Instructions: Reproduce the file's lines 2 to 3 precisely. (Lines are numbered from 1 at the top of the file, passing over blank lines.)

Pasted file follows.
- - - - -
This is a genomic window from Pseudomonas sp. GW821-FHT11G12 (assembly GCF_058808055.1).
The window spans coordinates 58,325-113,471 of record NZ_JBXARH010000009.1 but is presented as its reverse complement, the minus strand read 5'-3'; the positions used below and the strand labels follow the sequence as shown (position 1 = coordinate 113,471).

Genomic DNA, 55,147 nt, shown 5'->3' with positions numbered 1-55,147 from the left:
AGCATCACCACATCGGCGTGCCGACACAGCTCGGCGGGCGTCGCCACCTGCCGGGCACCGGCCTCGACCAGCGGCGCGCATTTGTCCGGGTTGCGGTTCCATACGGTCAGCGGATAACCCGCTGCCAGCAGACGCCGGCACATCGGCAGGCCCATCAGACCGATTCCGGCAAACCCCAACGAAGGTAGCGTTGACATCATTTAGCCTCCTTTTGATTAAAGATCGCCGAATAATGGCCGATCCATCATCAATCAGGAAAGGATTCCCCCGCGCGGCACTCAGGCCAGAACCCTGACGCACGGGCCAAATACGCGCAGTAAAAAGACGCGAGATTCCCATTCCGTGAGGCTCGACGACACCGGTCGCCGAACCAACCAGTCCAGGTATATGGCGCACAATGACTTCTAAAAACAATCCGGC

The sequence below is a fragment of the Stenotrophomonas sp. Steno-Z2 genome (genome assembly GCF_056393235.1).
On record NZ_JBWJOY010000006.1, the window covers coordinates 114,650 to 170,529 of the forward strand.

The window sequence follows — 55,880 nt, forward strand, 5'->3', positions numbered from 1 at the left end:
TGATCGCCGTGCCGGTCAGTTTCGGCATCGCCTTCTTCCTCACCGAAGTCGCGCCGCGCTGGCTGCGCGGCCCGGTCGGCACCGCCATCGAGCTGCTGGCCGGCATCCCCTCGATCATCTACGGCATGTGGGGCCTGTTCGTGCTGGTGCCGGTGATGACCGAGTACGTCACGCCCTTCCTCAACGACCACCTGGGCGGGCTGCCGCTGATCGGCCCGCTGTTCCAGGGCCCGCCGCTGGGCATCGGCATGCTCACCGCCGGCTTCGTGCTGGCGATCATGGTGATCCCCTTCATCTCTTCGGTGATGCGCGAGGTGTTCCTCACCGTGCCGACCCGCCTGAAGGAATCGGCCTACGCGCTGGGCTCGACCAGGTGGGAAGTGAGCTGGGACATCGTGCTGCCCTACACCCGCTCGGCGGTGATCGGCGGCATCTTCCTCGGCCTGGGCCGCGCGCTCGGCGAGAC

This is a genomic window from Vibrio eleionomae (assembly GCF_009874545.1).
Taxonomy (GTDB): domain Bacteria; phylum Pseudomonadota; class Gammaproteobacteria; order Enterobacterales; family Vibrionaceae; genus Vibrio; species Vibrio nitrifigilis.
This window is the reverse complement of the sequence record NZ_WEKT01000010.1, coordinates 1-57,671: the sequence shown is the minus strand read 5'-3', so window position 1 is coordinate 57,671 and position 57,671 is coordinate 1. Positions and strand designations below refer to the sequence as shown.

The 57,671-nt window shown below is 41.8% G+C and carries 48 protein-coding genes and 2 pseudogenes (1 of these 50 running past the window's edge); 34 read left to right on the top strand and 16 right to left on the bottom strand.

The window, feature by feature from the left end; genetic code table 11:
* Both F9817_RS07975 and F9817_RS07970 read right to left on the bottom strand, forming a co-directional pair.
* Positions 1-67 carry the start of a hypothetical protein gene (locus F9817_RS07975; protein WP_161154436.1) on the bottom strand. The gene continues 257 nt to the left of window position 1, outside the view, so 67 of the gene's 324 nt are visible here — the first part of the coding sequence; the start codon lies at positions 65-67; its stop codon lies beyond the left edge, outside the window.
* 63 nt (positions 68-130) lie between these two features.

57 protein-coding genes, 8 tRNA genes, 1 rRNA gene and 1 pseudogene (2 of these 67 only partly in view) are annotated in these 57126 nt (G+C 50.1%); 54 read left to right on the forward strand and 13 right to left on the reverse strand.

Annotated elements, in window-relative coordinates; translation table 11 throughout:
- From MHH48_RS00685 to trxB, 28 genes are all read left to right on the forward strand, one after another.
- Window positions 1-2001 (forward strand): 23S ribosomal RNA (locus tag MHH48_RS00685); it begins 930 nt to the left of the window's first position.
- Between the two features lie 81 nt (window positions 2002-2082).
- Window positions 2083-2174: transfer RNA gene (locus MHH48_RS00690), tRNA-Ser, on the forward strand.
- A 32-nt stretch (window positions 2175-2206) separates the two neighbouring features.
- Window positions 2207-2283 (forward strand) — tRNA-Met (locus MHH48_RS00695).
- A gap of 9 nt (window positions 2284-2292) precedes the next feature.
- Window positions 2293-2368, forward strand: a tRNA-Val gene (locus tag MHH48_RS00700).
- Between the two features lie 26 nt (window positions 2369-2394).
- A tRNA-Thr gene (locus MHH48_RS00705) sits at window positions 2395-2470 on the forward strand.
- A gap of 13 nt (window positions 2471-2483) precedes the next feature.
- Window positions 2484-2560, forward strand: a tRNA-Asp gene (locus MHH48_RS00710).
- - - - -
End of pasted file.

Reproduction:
The window spans coordinates 58,325-113,471 of record NZ_JBXARH010000009.1 but is presented as its reverse complement, the minus strand read 5'-3'; the positions used below and the strand labels follow the sequence as shown (position 1 = coordinate 113,471).

Genomic DNA, 55,147 nt, shown 5'->3' with positions numbered 1-55,147 from the left: